Orthodox Stance (2008): Jason Watts’ Tale of Boxing World

Interview with Director Jason Watts

Ethnic Diversity Within the Boxing World

Jason Watts: Boxing is the sport of the immigrant class. Whether it was a hundred years ago with Irish, Jews and Italians or today with Hispanics, Africans, and people from the Caribbean, boxing has always been a sport of the underclass and it continues to be. So the people that you find in the boxing gym are always going to be ethnically diverse, at least in New York City. The trainers are also going to be diverse in terms of their ethnicity and background. The boxing gym is kind of a great leveler in that talent and dedication are all that counts. Its a total meritocracy and theres no real discrimination. Even if youre not a talented boxer, if youre dedicated, youll keep coming back to the gym and youll be respected for that. Boxing has its own codes and they are really based upon very simple things.

Camaraderie among Boxers

JW: People dont understand about boxing that ninety to ninety-five percent of boxing is solo work. Only rarely is the boxer in the ring with another person. The rounds of sparring and the rounds in the ring are really a fraction compared to the time they put in to physical training, physical conditioning, running, hitting the various bags in the gym and doing padwork with a trainer. So much of boxing is self-discipline and working on yourself.

Second, when youre in a gym environment, everyone is working hard and watching the other boxers work hard. Seeing the other boxers as they work motivates one to work harder. I think that the camaraderie grows out of that because every boxer knows how hard it is to be successful. The physical, mental and emotional demands that a boxer has to put up withas well as the self-discipline they have to go through for years and yearsdefinitely breeds camaraderie.

Boxing and Religion

JW: Some sociologists feel that the discipline and codes that are involved in religion are perfectly comparable to the codes in boxing. So I think the camaraderie comes out of that shared lifestyle and shared dedication and discipline. In the film, we see Dmitriy beat a guy in Puerto Rico who comes into the locker room after the fight to congratulate him and they just talk. People have this real misconception that the boxers hate each other. Boxers have more respect for one another than any fan has for any of the boxers in the ring. They know what the other one went through. Thats why youll see that, after they fight each other, a lot of boxers become very good friends because there is complete respect for one another. I feel that the competition is different within boxing than in any other sport.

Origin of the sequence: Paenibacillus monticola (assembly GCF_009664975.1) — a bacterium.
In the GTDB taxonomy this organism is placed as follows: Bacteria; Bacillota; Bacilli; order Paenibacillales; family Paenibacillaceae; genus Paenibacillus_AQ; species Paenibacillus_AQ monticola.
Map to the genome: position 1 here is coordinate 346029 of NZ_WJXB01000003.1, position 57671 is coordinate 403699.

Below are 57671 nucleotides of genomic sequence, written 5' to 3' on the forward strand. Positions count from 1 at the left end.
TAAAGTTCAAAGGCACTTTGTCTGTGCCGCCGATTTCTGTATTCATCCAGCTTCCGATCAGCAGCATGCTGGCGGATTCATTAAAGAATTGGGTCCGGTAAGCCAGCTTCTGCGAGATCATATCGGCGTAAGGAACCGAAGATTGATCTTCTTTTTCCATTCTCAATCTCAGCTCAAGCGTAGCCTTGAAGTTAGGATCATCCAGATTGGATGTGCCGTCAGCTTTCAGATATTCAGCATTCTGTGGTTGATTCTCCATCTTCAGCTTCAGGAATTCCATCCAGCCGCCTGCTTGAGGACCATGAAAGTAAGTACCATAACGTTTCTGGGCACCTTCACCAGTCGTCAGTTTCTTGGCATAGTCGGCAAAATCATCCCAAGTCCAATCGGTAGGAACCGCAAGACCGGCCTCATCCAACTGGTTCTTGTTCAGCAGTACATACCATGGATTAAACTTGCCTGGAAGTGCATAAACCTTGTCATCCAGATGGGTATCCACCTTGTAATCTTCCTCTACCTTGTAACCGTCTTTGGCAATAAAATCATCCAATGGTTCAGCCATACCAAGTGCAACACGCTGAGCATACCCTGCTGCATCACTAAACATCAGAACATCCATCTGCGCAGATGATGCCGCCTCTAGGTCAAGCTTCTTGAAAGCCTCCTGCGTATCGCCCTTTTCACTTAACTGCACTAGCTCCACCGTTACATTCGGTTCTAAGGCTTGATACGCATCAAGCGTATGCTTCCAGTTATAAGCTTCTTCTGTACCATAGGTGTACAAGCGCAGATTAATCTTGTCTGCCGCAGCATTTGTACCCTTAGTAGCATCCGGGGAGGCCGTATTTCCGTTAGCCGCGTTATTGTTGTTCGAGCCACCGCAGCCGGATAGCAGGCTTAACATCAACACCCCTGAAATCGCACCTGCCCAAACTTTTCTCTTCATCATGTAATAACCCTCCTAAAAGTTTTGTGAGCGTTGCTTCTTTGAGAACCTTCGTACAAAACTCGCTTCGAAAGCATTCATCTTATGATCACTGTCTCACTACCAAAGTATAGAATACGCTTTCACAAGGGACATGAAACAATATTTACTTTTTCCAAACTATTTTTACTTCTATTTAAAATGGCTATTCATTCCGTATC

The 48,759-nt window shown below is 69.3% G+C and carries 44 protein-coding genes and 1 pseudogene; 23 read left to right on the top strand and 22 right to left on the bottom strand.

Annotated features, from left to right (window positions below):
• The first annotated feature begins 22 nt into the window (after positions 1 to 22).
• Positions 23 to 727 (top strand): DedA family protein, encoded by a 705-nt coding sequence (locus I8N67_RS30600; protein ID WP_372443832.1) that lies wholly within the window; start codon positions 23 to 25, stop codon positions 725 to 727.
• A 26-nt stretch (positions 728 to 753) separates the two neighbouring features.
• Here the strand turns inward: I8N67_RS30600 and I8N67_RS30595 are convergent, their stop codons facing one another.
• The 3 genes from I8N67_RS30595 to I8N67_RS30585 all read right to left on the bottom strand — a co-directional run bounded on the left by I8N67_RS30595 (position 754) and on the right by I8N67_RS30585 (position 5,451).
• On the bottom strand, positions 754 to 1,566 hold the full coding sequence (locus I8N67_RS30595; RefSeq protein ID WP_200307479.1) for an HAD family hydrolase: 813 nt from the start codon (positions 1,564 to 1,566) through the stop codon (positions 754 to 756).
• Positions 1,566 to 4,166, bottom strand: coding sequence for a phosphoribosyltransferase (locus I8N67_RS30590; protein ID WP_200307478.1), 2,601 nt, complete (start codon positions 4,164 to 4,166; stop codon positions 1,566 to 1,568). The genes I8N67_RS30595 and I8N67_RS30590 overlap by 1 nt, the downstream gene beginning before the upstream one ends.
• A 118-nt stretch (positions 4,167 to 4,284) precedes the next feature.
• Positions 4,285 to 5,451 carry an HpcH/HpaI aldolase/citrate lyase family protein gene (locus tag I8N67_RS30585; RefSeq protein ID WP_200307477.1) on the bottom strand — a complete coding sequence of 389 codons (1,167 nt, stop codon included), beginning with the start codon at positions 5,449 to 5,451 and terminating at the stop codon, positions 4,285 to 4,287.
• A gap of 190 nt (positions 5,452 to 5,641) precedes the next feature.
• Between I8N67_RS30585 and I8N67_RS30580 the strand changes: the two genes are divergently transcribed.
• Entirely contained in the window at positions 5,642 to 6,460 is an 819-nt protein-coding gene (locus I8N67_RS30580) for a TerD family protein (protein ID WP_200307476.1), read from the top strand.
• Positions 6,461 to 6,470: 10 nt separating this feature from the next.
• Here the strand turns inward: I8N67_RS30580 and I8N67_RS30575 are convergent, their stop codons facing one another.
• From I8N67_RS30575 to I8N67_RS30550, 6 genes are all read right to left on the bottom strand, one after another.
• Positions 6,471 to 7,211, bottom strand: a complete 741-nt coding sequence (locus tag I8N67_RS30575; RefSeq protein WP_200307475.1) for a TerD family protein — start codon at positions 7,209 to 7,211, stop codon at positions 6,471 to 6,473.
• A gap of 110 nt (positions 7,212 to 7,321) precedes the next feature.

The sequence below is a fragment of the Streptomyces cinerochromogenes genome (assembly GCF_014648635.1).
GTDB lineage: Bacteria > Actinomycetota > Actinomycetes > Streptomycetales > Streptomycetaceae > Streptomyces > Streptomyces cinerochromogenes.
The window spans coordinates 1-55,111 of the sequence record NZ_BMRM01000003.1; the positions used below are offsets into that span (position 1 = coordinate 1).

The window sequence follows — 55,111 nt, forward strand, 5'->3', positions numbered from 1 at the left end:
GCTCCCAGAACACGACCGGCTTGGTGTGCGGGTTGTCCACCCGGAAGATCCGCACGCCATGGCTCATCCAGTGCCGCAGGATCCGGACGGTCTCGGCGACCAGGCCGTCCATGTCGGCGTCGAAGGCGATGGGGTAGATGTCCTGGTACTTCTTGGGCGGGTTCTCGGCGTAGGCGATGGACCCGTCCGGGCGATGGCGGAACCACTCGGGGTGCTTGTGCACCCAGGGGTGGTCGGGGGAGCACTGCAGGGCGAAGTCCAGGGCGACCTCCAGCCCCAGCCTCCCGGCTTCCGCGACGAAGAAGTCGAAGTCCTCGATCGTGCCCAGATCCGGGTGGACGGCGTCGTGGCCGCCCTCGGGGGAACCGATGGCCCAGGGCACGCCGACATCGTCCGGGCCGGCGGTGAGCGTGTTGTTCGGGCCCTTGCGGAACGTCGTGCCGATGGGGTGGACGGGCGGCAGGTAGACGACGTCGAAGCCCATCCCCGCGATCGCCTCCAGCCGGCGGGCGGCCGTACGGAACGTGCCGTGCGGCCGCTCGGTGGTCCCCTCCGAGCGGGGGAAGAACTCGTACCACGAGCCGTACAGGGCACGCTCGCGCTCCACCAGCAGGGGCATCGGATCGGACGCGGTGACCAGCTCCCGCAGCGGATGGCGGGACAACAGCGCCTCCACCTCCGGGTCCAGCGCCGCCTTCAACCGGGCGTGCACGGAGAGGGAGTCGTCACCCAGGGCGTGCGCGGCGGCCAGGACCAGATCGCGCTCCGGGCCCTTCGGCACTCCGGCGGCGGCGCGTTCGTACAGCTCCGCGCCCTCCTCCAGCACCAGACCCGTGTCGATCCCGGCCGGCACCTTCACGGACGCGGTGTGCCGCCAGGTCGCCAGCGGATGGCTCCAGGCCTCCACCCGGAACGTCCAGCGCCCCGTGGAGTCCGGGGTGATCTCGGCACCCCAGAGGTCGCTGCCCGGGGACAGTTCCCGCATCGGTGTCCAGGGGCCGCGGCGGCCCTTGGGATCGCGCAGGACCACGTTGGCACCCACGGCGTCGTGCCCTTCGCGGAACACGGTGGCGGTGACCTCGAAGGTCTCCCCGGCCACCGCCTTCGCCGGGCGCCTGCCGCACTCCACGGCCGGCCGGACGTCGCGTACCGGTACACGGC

Inter-ethnic Respect within Boxing World

Dmitriy speaks in Spanish to the Hispanic audience in Puerto Rico. That scene is really interesting and pivotal. At the beginning of Dmitriys career, all his fights were in Las Vegas or California or, as in this scene, Puerto Rico. He says in the speech, This is my fifth Latin Fury card which means this is the fifth time that Dmitriy is fighting in this boxing event of mostly Hispanic fighters, an event that is being marketed to a Hispanic audience. So, for the first time now, Dmitriy decides that hes going to deliver his speech in Spanish which, to me, is really fascinating because its obviously a sign of growth and savviness. He is thinking, if Im going to fight in front of a Hispanic audience than Im going to try and reach out to them. And when he delivers his speech, the audience, which is all press, goes crazy and really applauds him. He doesnt have to deliver his speech in Spanish but hes winning them over through his charm. At that moment, Dmitriy is adjusting and adapting to his place in the boxing world. In boxing, you fight in front of your home audience. But Dmitriy, during that scene, is an up and coming fighter so he isnt getting the opportunity to fight in front of his own audience. And thats the trajectory and path of Dmitriy in the film: In terms of his boxing life, hes a sort of exiled character who finally has his homecoming in the matches at Brighton Beach and then in Manhattan.

Access in Following Dmitriy